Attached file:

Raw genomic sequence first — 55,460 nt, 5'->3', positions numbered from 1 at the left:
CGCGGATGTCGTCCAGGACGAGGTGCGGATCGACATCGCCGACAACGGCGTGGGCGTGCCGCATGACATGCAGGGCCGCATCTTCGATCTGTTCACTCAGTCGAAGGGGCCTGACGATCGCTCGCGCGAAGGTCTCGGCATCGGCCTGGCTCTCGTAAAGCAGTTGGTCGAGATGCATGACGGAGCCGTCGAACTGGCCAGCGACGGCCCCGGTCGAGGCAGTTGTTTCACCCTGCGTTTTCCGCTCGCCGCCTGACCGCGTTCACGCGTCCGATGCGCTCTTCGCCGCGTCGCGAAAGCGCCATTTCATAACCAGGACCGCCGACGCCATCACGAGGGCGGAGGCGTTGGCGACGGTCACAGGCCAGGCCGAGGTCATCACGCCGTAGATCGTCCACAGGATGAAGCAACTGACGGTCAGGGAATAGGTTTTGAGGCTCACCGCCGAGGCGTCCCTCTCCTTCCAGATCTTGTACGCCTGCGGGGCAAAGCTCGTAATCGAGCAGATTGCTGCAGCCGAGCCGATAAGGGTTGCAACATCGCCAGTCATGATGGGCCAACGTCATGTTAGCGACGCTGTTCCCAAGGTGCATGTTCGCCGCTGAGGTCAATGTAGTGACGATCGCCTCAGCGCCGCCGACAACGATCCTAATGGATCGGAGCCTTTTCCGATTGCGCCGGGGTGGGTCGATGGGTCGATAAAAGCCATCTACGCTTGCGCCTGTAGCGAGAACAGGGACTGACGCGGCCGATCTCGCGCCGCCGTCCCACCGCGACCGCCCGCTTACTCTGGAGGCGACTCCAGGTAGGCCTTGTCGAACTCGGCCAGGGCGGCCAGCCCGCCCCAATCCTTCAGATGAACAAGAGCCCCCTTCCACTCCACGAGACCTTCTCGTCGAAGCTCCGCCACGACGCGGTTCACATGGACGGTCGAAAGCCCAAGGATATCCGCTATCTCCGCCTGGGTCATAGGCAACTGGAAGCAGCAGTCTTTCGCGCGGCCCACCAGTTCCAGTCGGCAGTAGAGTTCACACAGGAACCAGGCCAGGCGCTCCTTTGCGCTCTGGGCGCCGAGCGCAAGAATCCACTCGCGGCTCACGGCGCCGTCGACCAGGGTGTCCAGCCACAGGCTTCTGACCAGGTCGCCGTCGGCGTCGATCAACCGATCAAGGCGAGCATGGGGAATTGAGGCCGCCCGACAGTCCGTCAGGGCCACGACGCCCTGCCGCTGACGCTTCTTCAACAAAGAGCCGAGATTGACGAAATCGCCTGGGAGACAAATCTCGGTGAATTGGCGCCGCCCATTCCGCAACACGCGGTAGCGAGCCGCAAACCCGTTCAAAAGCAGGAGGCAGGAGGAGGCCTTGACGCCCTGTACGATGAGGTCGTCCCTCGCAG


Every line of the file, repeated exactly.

Raw genomic sequence first — 55,460 nt, 5'->3', positions numbered from 1 at the left:
CGCGGATGTCGTCCAGGACGAGGTGCGGATCGACATCGCCGACAACGGCGTGGGCGTGCCGCATGACATGCAGGGCCGCATCTTCGATCTGTTCACTCAGTCGAAGGGGCCTGACGATCGCTCGCGCGAAGGTCTCGGCATCGGCCTGGCTCTCGTAAAGCAGTTGGTCGAGATGCATGACGGAGCCGTCGAACTGGCCAGCGACGGCCCCGGTCGAGGCAGTTGTTTCACCCTGCGTTTTCCGCTCGCCGCCTGACCGCGTTCACGCGTCCGATGCGCTCTTCGCCGCGTCGCGAAAGCGCCATTTCATAACCAGGACCGCCGACGCCATCACGAGGGCGGAGGCGTTGGCGACGGTCACAGGCCAGGCCGAGGTCATCACGCCGTAGATCGTCCACAGGATGAAGCAACTGACGGTCAGGGAATAGGTTTTGAGGCTCACCGCCGAGGCGTCCCTCTCCTTCCAGATCTTGTACGCCTGCGGGGCAAAGCTCGTAATCGAGCAGATTGCTGCAGCCGAGCCGATAAGGGTTGCAACATCGCCAGTCATGATGGGCCAACGTCATGTTAGCGACGCTGTTCCCAAGGTGCATGTTCGCCGCTGAGGTCAATGTAGTGACGATCGCCTCAGCGCCGCCGACAACGATCCTAATGGATCGGAGCCTTTTCCGATTGCGCCGGGGTGGGTCGATGGGTCGATAAAAGCCATCTACGCTTGCGCCTGTAGCGAGAACAGGGACTGACGCGGCCGATCTCGCGCCGCCGTCCCACCGCGACCGCCCGCTTACTCTGGAGGCGACTCCAGGTAGGCCTTGTCGAACTCGGCCAGGGCGGCCAGCCCGCCCCAATCCTTCAGATGAACAAGAGCCCCCTTCCACTCCACGAGACCTTCTCGTCGAAGCTCCGCCACGACGCGGTTCACATGGACGGTCGAAAGCCCAAGGATATCCGCTATCTCCGCCTGGGTCATAGGCAACTGGAAGCAGCAGTCTTTCGCGCGGCCCACCAGTTCCAGTCGGCAGTAGAGTTCACACAGGAACCAGGCCAGGCGCTCCTTTGCGCTCTGGGCGCCGAGCGCAAGAATCCACTCGCGGCTCACGGCGCCGTCGACCAGGGTGTCCAGCCACAGGCTTCTGACCAGGTCGCCGTCGGCGTCGATCAACCGATCAAGGCGAGCATGGGGAATTGAGGCCGCCCGACAGTCCGTCAGGGCCACGACGCCCTGCCGCTGACGCTTCTTCAACAAAGAGCCGAGATTGACGAAATCGCCTGGGAGACAAATCTCGGTGAATTGGCGCCGCCCATTCCGCAACACGCGGTAGCGAGCCGCAAACCCGTTCAAAAGCAGGAGGCAGGAGGAGGCCTTGACGCCCTGTACGATGAGGTCGTCCCTCGCAG